The kind of locavores I like are the sensible ones. You know the kind who will serve you Florida grapefruit in Boston, in winter.
Now a true locavore will stick with only locally grown foods, meaning in Boston winters we'd be limited to root vegetables from a cellar. I'm not actually certain where they'd come down on hydroponics or greenhouse grown. I know I've read that for most greenhouses, there are other issues which make some sustainability experts look at them askance.
I like to talk about Sensible Sustainability (maybe I should ™ that?)
Here's the idea: it's better to have ten people making small changes than to have one person being totally, perfect in their execution of the sustainable/organic/local/ethical eating lifestyle. If we're interested in making changes for the health of our local environments, for the global environment (not that the two are actually separable), then many food activists would have us eschew any food that does not come from our local food shed. That is, if it doesn't grow near you or is out of season, forego it.
While I understand that goal, I also choose to support small family farms, organic farms that are doing the right thing, even if it's far from me. I think we all should make informed choices and be thoughtful about them. So I won't eat a tomato in February. I'll wait for the luxury of a locally grown summer tomato. I'll enjoy my root vegetables (have you tried roasted brussels sprouts yet?) and I'll also enjoy the occasional citrus in winter. But I'll try to make sure it's from an organic farm at least. That's my compromise. I'll buy rice that doesn't grow near Boston, but it's an organic heirloom varietal from Koda Family Farm.
The citrus I've enjoyed lately include Florida grapefruit, Cara Cara oranges, Meyer Lemons and some Blood Oranges. I try to balance the non-local choices in other ways, so that on the whole, I feel I'm making progress. I'm eating less beef. I try to reduce, reuse, even if I don't recycle. I cut down on food waste and packaging. I don't buy much that's highly processed.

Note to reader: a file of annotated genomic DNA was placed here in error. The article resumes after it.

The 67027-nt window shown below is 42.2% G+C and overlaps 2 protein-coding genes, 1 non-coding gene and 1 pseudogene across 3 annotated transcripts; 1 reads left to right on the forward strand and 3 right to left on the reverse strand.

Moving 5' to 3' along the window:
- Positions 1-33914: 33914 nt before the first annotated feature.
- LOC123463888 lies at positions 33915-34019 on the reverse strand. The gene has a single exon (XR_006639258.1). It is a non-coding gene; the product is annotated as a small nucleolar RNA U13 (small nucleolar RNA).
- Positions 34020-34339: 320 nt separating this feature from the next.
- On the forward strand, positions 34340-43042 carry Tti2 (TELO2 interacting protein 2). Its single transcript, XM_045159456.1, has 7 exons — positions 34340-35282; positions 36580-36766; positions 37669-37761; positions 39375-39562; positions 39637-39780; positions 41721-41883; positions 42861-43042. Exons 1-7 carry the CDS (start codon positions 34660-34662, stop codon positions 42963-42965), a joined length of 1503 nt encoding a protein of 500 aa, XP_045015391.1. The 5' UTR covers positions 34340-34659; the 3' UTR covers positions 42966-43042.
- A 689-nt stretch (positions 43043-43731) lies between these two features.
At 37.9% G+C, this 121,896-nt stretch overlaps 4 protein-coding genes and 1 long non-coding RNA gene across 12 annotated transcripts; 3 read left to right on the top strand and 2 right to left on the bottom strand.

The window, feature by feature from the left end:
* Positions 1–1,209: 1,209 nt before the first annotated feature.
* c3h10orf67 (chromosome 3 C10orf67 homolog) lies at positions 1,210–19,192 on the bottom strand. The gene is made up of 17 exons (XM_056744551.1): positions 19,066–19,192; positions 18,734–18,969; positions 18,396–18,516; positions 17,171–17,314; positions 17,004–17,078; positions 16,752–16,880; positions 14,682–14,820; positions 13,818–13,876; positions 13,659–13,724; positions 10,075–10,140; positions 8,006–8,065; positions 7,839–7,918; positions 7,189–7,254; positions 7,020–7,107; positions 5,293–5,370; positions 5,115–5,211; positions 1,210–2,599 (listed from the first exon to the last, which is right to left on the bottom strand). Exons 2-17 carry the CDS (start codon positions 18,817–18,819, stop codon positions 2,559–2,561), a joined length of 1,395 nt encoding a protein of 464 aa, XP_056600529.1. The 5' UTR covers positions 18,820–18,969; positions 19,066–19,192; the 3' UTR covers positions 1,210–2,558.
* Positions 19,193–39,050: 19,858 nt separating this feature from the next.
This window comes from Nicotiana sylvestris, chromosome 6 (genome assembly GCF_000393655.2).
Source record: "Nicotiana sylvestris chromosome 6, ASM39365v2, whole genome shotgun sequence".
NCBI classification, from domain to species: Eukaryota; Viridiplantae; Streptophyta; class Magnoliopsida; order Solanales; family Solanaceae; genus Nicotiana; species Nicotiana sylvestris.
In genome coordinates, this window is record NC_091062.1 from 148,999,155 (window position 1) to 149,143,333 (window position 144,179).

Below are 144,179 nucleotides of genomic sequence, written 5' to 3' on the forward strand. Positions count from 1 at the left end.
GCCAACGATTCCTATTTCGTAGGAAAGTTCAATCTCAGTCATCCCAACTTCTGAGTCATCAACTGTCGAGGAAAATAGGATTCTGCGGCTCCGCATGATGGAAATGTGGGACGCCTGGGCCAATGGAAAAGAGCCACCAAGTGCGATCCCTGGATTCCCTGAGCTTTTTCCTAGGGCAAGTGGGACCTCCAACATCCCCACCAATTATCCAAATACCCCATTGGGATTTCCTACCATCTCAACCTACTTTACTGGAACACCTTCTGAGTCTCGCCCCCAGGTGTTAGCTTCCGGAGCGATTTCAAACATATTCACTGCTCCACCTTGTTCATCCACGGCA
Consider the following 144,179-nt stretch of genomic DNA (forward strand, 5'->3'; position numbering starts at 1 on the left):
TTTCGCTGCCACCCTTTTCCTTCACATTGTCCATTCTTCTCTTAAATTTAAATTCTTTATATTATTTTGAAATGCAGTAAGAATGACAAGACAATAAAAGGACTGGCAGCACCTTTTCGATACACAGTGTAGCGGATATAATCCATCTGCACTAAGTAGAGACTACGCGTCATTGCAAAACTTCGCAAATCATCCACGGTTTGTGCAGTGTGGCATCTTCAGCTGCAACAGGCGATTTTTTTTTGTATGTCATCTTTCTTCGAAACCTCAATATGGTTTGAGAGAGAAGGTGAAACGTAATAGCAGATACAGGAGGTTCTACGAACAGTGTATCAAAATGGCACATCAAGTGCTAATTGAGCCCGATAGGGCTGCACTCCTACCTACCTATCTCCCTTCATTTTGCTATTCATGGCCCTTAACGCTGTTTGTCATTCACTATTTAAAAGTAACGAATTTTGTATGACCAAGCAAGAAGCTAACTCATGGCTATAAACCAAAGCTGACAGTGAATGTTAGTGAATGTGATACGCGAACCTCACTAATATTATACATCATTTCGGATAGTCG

Another option for "Eating Green"
For those who want to take more action, here's a great resource. Family Green Survival is an interesting program that's kind of hard to wrap your head around, at first. When I first read a blurb about the man who founded it, I thought "what's he selling?" The answer, surprisingly, is nothing.
He doesn't want us to wear his T shirts proclaiming our green cred, or to buy his water bottles, or his wrist bands, or send donations. He wants us to take simple actions and to reflect.
Family Green Survival is designed for participants to show deep personal commitment to ‘green living’ and to develop empathy for the world’s low income and poor population. They will send recipes and guidelines to help you make this step.
Gopal K. Kapur, the founder of the program, encourages empathy, not guilt. And action and reflection, rather than complacency or indifference. For example, take one day per month. Just one day. Eat as much of world does: with no prepared foods, no plastic or paper products, no microwaves or even stoves. Minimally processed, as close to farm-to-table as possible, focus on vegetables.
In this way, we can reduce our waste, calm our lives, for just one day. We can take a break from our normal harried and often wasteful food preparation methods. Then we can reflect on the impacts of our food choices.
I was prompted to think about this program once again, when I read Ali at Ethicurean's post about the near debilitating anger she faced and how volunteering at a local soup kitchen helped to heal that anger.
Ali cites a US Food Policy blog on hunger:
- At some point in 2007, 11.1% of U.S. households were food insecure.
- In a 30-day period, 6.3% of households were food insecure.
- Fifty percent more U.S. children went hungry in 2007 than in the previous year.
And we food writers can rail against high fructose corn syrup and processed foods but some people will happily eat the food we warn against. They don't have a choice. Family Green Survival is about walking the talk. Being the change. It's one way. It's worth reading about and reflecting on, even if you don't take the challenge.